Right now there are hundreds of horses and riders flooding Kentucky. Those horses are all retired racehorses and those riders have taken them from the track and in a total of ten months brought them to the Retired Racehorse Project to show off their new careers. Today we got to talk to one of those ambitious riders and learn about the process leading up to this weekend!
TBR: Tell us a little bit about yourself.
MR: My name is Mary Roby. I am 23 years old and I've been riding since I was 6 years of age. I live in Woodbine MD. I am a full time waitress at an Italian restaurant and I'm in school to get my bachelor's degree in marketing. I've been around horses my entire life as my grandfather was a racehorse trainer and lived on my family farm until I was 12. Other than horses, my activities include running, hiking, going to the gym, photography, and sketching.
TBR: What made you want to participate in the RRP?
MR: I have wanted to do the retired racehorse project for a couple of years now after watching some of my friends do it in the past, but the time wasn't right and the funds weren't there. I got a great opportunity this year with having a better job and an amazing horse to do it all with. Plus I wanted to do something that not many of my Maryland friends have done, nor I have done anything like this. I've never finished outside of Maryland, especially at a big event like this. It's a risk I've been wanting to take.
TBR: What were you looking for in an OTTB?
MR: When I was looking at thoroughbreds, I wanted a horse on the younger side, preferably gelding at that time (although now I've come to realize how much I miss mares 😂). I wanted a horse with a pretty nice trot and an expressive demeanor. I wanted something that I believe would be good to train that could easily find a new home when the time comes.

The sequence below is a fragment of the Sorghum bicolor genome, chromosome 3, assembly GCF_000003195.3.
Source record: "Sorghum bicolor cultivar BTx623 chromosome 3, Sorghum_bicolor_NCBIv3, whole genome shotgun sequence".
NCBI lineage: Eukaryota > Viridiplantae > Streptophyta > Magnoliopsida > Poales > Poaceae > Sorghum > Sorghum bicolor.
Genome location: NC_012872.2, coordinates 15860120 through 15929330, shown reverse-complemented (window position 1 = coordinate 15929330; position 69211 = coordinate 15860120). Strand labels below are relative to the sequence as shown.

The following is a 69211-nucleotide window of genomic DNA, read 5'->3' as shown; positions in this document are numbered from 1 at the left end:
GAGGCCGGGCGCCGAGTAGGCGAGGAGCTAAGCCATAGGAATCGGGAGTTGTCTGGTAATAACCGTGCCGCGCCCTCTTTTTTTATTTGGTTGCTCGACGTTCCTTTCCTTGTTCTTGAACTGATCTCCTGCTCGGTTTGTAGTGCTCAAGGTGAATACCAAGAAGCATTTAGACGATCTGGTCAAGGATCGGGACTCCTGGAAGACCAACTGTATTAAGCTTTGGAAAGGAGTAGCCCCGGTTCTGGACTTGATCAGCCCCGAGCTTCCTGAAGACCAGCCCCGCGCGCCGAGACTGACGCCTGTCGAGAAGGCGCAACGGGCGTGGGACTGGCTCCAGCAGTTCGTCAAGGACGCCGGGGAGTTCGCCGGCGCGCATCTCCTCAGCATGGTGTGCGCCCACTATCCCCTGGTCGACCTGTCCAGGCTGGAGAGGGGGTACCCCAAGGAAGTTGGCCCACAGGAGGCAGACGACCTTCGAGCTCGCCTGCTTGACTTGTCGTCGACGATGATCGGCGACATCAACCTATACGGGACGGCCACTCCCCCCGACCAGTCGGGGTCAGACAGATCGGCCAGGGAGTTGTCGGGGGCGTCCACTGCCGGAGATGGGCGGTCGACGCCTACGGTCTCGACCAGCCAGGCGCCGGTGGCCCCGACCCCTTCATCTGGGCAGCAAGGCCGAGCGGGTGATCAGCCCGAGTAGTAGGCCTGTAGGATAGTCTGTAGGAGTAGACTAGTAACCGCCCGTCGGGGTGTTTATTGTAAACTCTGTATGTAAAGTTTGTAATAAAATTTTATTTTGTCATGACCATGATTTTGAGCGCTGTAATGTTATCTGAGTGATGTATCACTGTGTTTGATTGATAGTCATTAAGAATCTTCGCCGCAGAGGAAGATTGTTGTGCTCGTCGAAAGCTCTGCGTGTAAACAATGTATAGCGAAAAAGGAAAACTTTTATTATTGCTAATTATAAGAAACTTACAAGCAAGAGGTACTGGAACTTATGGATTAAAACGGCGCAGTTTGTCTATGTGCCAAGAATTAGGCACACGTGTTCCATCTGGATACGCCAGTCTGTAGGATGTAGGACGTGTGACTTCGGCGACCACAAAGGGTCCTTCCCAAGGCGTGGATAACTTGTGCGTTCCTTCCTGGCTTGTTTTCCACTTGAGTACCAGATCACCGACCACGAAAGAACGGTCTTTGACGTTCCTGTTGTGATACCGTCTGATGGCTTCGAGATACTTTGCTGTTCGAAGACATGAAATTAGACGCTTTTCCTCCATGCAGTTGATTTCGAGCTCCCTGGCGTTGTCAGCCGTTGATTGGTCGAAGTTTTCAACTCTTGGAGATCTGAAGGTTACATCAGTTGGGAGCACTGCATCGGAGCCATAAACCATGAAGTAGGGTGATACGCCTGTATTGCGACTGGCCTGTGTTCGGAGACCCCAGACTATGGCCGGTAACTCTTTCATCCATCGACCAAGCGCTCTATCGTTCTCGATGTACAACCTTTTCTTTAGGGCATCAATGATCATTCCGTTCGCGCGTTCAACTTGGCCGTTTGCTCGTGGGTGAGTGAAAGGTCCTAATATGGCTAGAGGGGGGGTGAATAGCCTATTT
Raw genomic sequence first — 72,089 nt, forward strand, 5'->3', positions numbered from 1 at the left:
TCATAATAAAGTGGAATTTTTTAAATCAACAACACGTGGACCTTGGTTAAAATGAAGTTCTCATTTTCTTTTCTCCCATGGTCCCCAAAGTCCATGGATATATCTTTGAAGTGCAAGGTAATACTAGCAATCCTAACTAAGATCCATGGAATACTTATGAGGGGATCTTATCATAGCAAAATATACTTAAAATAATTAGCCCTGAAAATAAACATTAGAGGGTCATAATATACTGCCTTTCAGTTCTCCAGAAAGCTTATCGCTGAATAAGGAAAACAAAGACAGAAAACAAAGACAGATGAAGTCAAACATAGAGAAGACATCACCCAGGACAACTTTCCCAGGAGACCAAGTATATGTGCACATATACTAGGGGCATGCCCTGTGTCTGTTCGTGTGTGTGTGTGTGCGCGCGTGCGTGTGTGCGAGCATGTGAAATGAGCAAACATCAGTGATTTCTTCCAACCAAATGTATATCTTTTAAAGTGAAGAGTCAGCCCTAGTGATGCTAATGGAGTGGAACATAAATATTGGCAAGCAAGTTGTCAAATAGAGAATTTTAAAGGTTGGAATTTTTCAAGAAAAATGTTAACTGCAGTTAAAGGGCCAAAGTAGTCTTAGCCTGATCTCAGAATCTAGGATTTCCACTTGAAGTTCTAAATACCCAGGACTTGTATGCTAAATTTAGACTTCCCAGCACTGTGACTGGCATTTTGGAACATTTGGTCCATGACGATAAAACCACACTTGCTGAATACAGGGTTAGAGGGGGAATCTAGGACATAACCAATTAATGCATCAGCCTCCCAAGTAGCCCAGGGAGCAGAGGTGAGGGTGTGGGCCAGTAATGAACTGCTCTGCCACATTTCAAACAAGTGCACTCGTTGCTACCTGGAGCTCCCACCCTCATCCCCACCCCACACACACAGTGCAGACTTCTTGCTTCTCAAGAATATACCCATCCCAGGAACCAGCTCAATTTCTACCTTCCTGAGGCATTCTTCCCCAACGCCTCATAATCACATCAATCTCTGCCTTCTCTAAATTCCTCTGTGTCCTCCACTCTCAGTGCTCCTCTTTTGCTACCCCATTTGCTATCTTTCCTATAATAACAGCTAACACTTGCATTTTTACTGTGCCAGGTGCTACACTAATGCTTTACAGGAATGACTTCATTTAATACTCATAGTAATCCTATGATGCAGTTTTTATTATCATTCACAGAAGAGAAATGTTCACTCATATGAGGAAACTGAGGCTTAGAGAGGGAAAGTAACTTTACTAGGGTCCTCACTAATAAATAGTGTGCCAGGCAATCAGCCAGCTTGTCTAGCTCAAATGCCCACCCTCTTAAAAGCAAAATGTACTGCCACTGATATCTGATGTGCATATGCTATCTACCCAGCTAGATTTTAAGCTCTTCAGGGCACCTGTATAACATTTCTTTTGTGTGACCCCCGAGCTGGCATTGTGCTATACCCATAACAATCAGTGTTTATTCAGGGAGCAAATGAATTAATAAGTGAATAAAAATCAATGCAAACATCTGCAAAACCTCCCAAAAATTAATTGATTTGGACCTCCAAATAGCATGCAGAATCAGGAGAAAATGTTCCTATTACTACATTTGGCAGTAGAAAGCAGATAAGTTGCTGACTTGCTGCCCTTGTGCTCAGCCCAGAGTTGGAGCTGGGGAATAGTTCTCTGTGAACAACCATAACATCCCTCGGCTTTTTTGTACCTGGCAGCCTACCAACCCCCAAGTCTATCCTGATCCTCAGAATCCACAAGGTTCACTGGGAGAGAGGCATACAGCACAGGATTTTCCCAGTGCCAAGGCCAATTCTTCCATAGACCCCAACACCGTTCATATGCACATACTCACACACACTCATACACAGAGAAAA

TBR: What drew you to Indy as the right horse?
MR: Indian song was a horse a friend on Facebook was posting for sale for a couple months and I followed her posts about him. There was just something about the look in his eyes that gave me an impression; they just posed confidence. I just knew there was something great about him. He was 3 years old at the time and definitely butt high. However in his free lunging video, even though the ground was either sloppy or frozen, he had a pretty floaty trot and there was so much potential for more with growth and training. When I test rode him, we were in an arena that was new to him and had small stalls with ponies in the stalls inside the arena. Now with him being only 3 and only a couple months off the track, I was thinking that he would spook at them or take off possibly, but he didn't do anything. He was forward and willing to work, always wanting to please. Then I hopped on him and rode his flatwork and just thought to myself "I have got to get this horse to my barn."
TBR: Tell us a little bit about Indy